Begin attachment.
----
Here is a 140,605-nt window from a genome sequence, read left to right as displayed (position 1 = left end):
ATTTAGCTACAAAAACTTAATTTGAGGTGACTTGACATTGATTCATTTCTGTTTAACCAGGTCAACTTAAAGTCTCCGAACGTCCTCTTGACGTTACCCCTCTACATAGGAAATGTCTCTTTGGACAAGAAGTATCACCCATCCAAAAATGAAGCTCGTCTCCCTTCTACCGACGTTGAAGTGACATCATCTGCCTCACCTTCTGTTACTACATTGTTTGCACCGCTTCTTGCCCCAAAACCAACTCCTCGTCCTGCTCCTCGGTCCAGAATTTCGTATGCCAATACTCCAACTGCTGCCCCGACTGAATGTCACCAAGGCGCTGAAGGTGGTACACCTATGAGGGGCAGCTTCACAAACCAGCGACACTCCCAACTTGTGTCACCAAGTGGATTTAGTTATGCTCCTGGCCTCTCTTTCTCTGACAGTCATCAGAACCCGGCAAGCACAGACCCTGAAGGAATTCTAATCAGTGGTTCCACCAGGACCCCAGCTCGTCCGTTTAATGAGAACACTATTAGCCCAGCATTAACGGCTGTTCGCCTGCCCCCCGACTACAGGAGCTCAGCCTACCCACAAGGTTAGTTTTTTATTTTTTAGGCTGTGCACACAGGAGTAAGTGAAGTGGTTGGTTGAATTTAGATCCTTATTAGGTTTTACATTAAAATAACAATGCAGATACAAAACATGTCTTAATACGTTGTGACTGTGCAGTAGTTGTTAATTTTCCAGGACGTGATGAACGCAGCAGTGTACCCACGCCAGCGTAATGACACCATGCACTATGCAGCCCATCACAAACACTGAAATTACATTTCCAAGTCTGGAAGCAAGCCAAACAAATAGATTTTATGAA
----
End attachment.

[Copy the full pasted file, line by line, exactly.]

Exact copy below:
Here is a 140,605-nt window from a genome sequence, read left to right as displayed (position 1 = left end):
ATTTAGCTACAAAAACTTAATTTGAGGTGACTTGACATTGATTCATTTCTGTTTAACCAGGTCAACTTAAAGTCTCCGAACGTCCTCTTGACGTTACCCCTCTACATAGGAAATGTCTCTTTGGACAAGAAGTATCACCCATCCAAAAATGAAGCTCGTCTCCCTTCTACCGACGTTGAAGTGACATCATCTGCCTCACCTTCTGTTACTACATTGTTTGCACCGCTTCTTGCCCCAAAACCAACTCCTCGTCCTGCTCCTCGGTCCAGAATTTCGTATGCCAATACTCCAACTGCTGCCCCGACTGAATGTCACCAAGGCGCTGAAGGTGGTACACCTATGAGGGGCAGCTTCACAAACCAGCGACACTCCCAACTTGTGTCACCAAGTGGATTTAGTTATGCTCCTGGCCTCTCTTTCTCTGACAGTCATCAGAACCCGGCAAGCACAGACCCTGAAGGAATTCTAATCAGTGGTTCCACCAGGACCCCAGCTCGTCCGTTTAATGAGAACACTATTAGCCCAGCATTAACGGCTGTTCGCCTGCCCCCCGACTACAGGAGCTCAGCCTACCCACAAGGTTAGTTTTTTATTTTTTAGGCTGTGCACACAGGAGTAAGTGAAGTGGTTGGTTGAATTTAGATCCTTATTAGGTTTTACATTAAAATAACAATGCAGATACAAAACATGTCTTAATACGTTGTGACTGTGCAGTAGTTGTTAATTTTCCAGGACGTGATGAACGCAGCAGTGTACCCACGCCAGCGTAATGACACCATGCACTATGCAGCCCATCACAAACACTGAAATTACATTTCCAAGTCTGGAAGCAAGCCAAACAAATAGATTTTATGAA